The Seneca Falls Convention, July 19-20, 1848
July 20, 2010 10:56 PM   Subscribe

When a long train of abuses and usurpation, pursuing invariably the same object, evinces a design to reduce them under absolute despotism, it is their right, it is their duty, to throw off such government, and to provide new guards for their future security. Such has been the patient sufferance of the women under this government, and such is now the necessity which constrains them to demand the equal station to which they are entitled. 152 years ago yesterday was the last day of the Seneca Falls Convention when the Declaration of Sentiments along with an accompanying set of resolutions were signed by 68 women and 32 men.

On the second day of the convention, Elizabeth Cady Stanton added a resolution stating that it was "the duty of women of this country to secure to themselves their sacred right to the elective franchise."

This was seen as extremely controversial (her own husband Henry Stanton, an abolitionist) argued against including it in the Declaration) -- there were even concerns that this would end up discrediting the movement:
When I spoke to Lucretia Mott about my intention to present this, she amazed me by objecting, "Why, Lizzie, thee will make us ridiculous." But I persisted, for I saw clearly that the power to make the laws was the right through which all other rights could be secured.

Opposition of the movement in general and the call for suffrage specifically was met with forceful opposition. It was typical of many psychologists and anti-suffragists to automatically associate feminism with mental illness.

Some of the discourse by those opposing the suffrage/feminist movement is depressingly familiar:
Especially in two respects has woman restricted the discussion.

She has placed her taboo upon all generalisations about women, taking exception to these on the threefold ground that there would be no generalisations which would hold true of all women; that generalisations when reached possess no practical utility; and that the element of sex does not leave upon women any general imprint such as could properly be brought up in connexion with the question of admitting them to the electorate.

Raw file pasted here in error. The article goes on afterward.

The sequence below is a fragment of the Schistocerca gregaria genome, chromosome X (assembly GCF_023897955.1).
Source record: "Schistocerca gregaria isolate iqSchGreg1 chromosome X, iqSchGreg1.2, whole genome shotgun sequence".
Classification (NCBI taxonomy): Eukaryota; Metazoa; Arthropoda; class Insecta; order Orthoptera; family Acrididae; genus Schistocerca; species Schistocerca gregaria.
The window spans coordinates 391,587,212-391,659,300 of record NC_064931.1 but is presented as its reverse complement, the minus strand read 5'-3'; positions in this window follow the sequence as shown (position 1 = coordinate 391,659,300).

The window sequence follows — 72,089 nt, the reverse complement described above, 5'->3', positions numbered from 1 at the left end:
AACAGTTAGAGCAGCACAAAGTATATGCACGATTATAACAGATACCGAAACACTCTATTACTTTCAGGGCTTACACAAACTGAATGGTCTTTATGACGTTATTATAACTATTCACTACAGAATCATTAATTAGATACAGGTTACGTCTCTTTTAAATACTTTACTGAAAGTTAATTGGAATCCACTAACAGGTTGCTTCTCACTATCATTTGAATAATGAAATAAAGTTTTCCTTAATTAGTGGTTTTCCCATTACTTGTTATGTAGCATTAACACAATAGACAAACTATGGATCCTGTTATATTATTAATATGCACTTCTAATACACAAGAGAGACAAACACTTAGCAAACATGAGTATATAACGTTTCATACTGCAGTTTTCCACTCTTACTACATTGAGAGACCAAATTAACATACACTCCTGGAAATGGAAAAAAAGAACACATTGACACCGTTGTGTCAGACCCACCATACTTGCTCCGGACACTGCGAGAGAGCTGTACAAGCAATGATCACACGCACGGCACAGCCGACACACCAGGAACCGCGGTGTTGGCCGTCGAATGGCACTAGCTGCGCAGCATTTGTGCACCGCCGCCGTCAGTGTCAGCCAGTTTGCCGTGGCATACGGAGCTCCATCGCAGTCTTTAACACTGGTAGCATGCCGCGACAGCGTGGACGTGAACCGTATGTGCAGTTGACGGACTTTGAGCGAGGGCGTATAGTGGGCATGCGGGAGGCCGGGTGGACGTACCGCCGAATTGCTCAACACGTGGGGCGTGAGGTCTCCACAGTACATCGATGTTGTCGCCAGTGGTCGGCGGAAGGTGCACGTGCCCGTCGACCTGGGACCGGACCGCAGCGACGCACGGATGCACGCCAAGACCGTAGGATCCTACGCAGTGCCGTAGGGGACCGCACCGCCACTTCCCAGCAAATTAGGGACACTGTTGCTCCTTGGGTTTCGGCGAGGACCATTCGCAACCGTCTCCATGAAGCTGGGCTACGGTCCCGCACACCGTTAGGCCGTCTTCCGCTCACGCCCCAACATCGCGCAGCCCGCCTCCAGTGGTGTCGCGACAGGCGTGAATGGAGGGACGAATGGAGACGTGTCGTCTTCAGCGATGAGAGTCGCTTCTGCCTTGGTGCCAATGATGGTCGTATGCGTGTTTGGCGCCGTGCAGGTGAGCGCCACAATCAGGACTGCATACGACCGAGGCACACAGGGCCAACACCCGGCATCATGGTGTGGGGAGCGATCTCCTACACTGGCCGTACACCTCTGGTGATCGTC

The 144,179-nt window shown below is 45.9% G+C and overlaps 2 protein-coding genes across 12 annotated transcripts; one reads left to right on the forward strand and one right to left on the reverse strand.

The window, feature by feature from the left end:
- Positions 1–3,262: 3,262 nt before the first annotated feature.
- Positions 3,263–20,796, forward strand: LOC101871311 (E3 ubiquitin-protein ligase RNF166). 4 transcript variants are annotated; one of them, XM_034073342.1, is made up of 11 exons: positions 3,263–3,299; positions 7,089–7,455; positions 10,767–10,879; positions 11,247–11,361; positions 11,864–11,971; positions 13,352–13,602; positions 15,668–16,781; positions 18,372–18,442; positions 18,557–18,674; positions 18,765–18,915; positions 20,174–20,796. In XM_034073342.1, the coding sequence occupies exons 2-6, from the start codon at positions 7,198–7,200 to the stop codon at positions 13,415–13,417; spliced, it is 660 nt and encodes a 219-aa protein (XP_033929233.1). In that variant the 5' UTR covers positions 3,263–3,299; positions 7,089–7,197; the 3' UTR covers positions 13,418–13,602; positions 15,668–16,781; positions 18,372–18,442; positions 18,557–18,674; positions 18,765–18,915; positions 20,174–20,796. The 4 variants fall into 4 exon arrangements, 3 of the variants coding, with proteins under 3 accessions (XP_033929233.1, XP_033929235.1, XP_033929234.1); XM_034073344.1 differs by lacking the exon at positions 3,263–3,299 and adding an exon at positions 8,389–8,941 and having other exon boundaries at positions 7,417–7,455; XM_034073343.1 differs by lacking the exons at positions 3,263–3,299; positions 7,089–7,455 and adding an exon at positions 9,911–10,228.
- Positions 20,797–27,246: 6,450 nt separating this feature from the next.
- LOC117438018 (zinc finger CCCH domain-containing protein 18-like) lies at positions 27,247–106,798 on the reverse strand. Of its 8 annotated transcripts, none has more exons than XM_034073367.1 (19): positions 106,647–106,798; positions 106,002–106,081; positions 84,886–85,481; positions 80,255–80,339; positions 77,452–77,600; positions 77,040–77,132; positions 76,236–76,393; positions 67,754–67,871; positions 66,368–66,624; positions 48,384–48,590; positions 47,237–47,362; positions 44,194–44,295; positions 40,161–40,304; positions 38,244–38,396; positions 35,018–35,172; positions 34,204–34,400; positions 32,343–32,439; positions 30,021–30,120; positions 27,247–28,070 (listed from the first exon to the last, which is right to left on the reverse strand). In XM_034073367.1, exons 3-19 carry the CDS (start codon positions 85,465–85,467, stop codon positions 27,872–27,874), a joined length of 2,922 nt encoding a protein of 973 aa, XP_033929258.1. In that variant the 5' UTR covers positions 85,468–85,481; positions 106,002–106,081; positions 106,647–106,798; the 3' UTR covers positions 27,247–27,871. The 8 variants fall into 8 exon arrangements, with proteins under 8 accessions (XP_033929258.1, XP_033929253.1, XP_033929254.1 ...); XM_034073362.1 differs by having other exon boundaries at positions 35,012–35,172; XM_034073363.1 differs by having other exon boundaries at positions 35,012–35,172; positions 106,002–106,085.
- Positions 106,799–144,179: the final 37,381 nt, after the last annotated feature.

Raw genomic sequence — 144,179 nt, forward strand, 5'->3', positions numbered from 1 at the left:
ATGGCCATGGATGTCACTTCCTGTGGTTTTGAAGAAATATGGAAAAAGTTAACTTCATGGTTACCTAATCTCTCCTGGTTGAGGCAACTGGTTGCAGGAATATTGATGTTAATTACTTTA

Woman has further stifled discussion by placing her taboo upon anything seriously unflattering being said about her in public.
posted by Deathalicious (12 comments total) 17 users marked this as a favorite
Wikipedia's timeline of women's suffrage is an interesting glimpse at how things played out internationally -- or should I say still playing out in some cases (e.g. Saudi Arabia).
posted by Rhomboid at 11:47 PM on July 20, 2010 [1 favorite]

If you ever want to read a fictionalized but well-researched and entertaining as hell account of the lives of many of the suffragists, check out Marge Piercey's Sex Wars, a great novel about the feminist movement in the years after the Civil War.
posted by lunasol at 11:57 PM on July 20, 2010 [1 favorite]

The history of mankind is a history of repeated injuries and usurpations on the part of man toward woman, having in direct object the establishment of an absolute tyranny over her.

That's not bad for a one sentence summary of 5000 years of history.
posted by GenjiandProust at 2:59 AM on July 21, 2010

That's not bad for a one sentence summary of 5000 years of history.

Only 5000? What are you, a Young Earth Creationist?
posted by DreamerFi at 3:01 AM on July 21, 2010

(I like how, in the signature section of the resolutions, men are separate but equal...)
posted by Mooseli at 3:32 AM on July 21, 2010

Only 5000? What are you, a Young Earth Creationist?

No, but history pretty much begins with literacy. Before that, it's other disciplines that get to do the heavy lifting.
posted by GenjiandProust at 5:16 AM on July 21, 2010

Thank you so much for posting this. This in particular is a breathtaking statement: